An Inside Look at Programs for Students with Learning Disabilities

An Inside Look at Programs for Students with Learning Disabilities

Strategic Learning Alternative Techniques (SALT) Center at the University of Arizona:

A dozen strategic learning specialists are assigned to individual students, whom they meet with weekly and coach on everything from time management to self-advocacy. SALT students get help figuring out how and to whom to disclose their learning disability, and how to approach professors and talk to them. Research has shown that students with learning disabilities need to develop self-determination skills. Students begin work on self-advocacy right away.

In addition, up to 100 specially-trained undergraduate tutors—certified from the College Reading and Learning Association—are on staff to help the nearly 600 students enrolled in the program. They cover any courses those students are taking and help them break down assignments and develop graphic organizers.  For courses with particularly large enrollments, SALT tutors pro-actively communicate with professors about course concepts and projects and hold a session for SALT students taking the class.

Throughout the center, the study carrels and computer stations are large enough to seat both students and tutors.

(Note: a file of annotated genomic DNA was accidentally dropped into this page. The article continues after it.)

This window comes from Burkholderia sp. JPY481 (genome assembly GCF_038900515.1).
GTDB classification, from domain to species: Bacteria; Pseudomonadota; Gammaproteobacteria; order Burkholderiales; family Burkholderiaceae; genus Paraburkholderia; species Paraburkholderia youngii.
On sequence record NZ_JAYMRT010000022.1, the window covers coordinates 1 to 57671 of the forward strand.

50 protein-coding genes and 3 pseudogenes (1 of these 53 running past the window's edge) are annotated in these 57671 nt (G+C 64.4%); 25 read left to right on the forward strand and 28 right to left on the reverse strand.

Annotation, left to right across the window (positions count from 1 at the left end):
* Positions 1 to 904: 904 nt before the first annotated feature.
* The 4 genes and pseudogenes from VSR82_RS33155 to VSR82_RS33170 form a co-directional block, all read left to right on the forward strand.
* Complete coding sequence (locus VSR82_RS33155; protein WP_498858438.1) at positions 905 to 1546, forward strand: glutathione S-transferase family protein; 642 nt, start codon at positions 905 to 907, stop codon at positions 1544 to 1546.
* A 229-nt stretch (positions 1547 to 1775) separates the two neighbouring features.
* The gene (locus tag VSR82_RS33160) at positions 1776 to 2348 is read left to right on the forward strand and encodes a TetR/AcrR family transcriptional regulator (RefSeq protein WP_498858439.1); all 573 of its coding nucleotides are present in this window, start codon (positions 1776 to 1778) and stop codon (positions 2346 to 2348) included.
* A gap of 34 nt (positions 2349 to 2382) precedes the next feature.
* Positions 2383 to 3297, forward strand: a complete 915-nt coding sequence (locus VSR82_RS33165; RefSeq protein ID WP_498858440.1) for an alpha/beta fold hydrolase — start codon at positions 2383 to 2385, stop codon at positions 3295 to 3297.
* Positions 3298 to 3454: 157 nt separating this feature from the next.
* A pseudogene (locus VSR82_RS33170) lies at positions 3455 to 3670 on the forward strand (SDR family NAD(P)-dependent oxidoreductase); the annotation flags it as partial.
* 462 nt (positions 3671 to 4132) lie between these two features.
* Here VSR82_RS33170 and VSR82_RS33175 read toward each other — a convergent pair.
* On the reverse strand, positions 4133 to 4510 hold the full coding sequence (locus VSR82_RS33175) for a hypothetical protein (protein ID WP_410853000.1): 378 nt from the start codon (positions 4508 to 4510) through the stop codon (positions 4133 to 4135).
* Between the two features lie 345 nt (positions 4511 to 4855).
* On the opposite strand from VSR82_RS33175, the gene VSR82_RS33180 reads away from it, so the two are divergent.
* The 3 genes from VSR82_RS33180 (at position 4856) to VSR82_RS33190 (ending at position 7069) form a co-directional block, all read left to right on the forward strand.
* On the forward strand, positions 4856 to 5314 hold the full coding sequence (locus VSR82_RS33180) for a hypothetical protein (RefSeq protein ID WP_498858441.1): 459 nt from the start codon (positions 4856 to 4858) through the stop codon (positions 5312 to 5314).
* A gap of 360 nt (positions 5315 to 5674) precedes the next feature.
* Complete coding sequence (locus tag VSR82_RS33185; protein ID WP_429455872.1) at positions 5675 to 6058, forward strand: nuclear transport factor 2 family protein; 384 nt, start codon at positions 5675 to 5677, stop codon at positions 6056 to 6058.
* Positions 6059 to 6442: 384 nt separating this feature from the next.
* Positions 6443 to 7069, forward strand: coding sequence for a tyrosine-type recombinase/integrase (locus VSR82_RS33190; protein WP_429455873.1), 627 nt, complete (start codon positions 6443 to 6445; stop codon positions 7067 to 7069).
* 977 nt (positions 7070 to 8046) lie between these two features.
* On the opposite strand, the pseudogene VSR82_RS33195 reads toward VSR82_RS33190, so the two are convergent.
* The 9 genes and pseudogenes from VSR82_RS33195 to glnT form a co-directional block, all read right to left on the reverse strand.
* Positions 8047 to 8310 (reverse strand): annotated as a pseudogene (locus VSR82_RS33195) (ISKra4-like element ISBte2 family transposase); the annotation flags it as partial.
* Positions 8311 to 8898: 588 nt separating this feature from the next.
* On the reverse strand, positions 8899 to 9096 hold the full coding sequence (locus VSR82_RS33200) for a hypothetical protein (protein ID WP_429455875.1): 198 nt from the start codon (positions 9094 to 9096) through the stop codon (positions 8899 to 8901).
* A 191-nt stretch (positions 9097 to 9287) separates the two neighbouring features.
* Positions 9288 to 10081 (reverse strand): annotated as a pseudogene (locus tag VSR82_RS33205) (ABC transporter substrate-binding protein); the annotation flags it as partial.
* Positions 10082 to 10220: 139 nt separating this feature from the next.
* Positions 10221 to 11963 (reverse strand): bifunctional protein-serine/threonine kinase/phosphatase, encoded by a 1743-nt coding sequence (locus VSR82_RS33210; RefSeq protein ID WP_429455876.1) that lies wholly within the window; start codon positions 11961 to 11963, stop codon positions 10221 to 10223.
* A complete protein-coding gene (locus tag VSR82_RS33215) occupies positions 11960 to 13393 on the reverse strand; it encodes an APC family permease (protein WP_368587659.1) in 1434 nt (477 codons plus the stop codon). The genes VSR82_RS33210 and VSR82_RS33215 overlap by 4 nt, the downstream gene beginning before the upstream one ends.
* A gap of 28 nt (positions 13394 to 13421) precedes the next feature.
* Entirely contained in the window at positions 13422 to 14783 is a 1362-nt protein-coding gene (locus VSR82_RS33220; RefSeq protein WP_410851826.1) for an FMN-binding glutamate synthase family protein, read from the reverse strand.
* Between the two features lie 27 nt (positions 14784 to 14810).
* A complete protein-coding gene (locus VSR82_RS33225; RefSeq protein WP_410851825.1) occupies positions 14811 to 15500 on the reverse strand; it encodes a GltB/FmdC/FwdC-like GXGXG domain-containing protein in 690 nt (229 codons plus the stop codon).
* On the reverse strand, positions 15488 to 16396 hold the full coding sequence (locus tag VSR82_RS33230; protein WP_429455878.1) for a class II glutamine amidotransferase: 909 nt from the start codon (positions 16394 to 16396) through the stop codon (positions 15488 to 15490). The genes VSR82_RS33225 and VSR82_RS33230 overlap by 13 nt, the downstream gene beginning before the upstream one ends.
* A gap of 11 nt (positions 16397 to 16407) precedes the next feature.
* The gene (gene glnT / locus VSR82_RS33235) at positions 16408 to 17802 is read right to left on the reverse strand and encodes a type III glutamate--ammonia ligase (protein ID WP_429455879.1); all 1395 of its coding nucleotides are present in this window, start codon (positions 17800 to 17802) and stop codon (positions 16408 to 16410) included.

Program for the Advancement of Learning (PAL) at Curry College (Mass.):

Prospective students interested in PAL undergo a separate application process from others, with no need to submit SAT scores. Instead, the PAL admissions staff depends on clinical information, such as diagnostic and achievement tests and IEPs, developed over these students’ pre-college careers.

There are 15 full-time and 14 part-time PAL faculty members, each assigned a group of 15 students, whom they meet with three days a week in various subsets, including one-on-one sessions, depending on individual needs.

Freshmen receive college credit for their PAL classes, which stress language processing, visual organizing of learning materials, and maintaining self-esteem.  While some of the staff has expertise in areas such as dyscalculia, others specialize in working with student athletes or those in the arts and stay with the same students through their college careers.


Advertisement